Esphyr Slobodkina is best known for her contribution to abstract art and the American children’s book. Her unique approach to oil painting, collage, assemblage and illustration can be found in prestigious collections such as the Metropolitan Museum of Art (Pot-Bellied Stove), the Smithsonian American Art Museum (Crossroads #2), The Whitney Museum of American Art (Composition with White Ovals), The Sheldon Museum of Art (Sailor’s Wife) and numerous museums throughout the United States.
Her body of work encompasses more than 2000 pieces that span seven decades. But, Slobodkina’s diversified interests extended far beyond canvas and construction to include writing, architectural design, and textiles.
Esphyr Slobodkina was born to a middle class family in Chelyabinsk, Russia in 1908. When Slobodkina was just a child she became ill. Isolated from her siblings and bed-ridden in a weakened state she began cutting up old colored and black & white paper into different shapes for amusement. She pasted these new cut-outs into collage designs.
Illness remained a companion for many years and Slobodkina continued crafting to occupy herself, constructing objects for doll-houses from old sewing thread spools and other scraps and using found discarded colored ribbons and packaging to produce collage drawings. She made hats from leaves and flowers fastened by toothpicks. “I was never idle… I wasn’t a great scholar… but I wasn’t lazy.” This penchant for creation characterized Slobodkina throughout her life.
Esphyr Slobodkina’s education in dressmaking and millinery began during her childhood in Russia and continued during her years in Harbin, Manchuria (China). She learned these trades from her mother, an accomplished seamstress, and worked as an assistant in her mother’s dress shop from age 11 through 18.
Demonstrating an innate flair for fashion, by 12 years old Slobodkina was skilled at creating embroidery designs, and clients often sought her opinions on various styles and adornments. In her autobiography, Slobodkina recalls what it was like to work at her mother’s dress shop:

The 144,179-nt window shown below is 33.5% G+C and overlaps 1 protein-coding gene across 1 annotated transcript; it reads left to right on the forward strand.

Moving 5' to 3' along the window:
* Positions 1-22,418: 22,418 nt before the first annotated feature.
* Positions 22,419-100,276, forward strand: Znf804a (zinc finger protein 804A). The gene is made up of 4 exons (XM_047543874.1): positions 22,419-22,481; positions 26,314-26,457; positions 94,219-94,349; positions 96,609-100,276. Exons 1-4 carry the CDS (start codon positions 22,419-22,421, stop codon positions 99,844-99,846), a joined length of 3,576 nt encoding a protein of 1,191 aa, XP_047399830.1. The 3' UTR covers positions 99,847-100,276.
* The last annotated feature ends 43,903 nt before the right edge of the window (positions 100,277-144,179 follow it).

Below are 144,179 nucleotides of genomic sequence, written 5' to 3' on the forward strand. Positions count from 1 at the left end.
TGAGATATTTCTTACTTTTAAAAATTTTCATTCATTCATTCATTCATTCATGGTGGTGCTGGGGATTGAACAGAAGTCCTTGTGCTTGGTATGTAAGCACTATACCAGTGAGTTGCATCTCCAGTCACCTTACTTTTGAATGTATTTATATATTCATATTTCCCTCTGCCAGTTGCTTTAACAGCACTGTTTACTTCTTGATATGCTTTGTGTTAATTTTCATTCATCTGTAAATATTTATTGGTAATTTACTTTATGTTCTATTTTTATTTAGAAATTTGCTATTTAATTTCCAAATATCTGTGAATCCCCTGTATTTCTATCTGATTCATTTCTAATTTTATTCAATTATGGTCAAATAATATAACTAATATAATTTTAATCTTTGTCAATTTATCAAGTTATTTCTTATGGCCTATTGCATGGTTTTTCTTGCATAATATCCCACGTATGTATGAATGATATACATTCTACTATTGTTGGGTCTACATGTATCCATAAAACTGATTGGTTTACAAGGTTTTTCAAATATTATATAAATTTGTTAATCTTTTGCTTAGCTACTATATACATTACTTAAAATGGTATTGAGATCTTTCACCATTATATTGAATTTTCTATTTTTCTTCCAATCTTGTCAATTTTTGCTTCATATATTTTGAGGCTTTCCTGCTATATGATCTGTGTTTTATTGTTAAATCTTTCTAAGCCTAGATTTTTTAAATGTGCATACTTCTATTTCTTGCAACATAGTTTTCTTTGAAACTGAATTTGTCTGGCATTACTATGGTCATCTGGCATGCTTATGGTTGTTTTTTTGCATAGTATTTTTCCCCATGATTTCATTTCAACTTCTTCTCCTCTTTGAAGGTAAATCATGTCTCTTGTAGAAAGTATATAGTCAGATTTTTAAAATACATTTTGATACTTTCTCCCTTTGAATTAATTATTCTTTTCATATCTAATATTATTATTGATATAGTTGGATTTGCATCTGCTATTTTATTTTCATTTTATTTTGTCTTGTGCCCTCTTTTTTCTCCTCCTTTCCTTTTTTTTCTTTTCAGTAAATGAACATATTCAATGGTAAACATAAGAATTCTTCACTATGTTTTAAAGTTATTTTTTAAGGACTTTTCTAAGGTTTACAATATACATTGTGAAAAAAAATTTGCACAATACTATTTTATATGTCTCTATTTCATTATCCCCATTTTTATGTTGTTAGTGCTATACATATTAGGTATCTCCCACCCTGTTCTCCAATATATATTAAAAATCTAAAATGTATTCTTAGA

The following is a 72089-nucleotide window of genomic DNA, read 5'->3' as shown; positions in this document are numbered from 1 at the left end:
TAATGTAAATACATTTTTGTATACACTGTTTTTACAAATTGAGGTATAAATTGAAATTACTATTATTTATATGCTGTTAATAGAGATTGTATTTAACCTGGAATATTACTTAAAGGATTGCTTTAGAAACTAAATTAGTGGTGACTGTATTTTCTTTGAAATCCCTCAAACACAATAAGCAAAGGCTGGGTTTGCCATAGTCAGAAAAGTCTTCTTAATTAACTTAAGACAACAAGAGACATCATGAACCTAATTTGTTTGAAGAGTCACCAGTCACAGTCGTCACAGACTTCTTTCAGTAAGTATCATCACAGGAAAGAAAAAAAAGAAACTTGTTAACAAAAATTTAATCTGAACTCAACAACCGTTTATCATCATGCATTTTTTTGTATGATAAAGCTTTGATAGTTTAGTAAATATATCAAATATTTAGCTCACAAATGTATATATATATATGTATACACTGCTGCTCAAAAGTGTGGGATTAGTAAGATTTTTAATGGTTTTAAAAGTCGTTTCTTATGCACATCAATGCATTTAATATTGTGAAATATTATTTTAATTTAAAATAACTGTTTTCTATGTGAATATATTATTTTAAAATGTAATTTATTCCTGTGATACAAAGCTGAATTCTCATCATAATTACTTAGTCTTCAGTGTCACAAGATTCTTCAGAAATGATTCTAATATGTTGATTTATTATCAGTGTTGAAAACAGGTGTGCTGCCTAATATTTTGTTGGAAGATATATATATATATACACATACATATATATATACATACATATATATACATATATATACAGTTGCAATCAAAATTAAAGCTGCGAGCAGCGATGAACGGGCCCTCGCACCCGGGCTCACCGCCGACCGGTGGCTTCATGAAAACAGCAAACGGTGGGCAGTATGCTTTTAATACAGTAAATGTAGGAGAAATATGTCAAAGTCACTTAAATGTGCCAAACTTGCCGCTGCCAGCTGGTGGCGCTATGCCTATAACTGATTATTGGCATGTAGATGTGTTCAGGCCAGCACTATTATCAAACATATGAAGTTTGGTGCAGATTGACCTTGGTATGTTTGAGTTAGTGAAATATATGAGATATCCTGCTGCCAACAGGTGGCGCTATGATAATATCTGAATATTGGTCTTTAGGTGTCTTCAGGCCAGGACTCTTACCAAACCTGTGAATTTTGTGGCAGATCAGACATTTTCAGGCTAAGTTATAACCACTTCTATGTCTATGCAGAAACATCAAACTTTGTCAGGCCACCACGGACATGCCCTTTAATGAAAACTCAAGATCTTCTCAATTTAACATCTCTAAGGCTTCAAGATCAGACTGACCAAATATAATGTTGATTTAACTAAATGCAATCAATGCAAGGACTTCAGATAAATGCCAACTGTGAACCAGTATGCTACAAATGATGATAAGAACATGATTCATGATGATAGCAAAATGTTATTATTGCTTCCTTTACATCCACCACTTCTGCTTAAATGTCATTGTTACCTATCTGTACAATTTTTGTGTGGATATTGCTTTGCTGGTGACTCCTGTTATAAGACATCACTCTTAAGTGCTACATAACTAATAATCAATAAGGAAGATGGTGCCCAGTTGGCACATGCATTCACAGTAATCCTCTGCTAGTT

Tying bows, arranging loops, making up designs for the embroidery gradually became my specialty. With increasing frequency I was being called in to give my opinion of this or that detail. It was amusing because I was still so young but the ladies liked it, and I wasn’t too shy to speak my mind.
In 1928, at age 19, Slobodkina immigrated to the United States on a student visa to study fine art at the National Academy of Design. During these early years in New York City, Slobodkina used her dressmaking skills and unique artistic vision to create a personal wardrobe that both reflected her individuality and stood apart from the department store fashions of the day. Critical of the uniformity of woman’s dress in New York, Slobodkina made the following observation:
When spring comes to us in Harbin, every woman begins thinking of what she will wear on a bright, sunny day. Here [in New York] there is no time to think of that…here they go into a store and buy everything ready-to-wear. And that is why, even in this seven-million New York, one meets the same things at every step.
Slobodkina found many opportunities to express herself through fashion. In her autobiography, she fondly remembers winning first prize for her “Pearl in a Shell” costume that she created for the annual students’ ball at the National Academy of Design: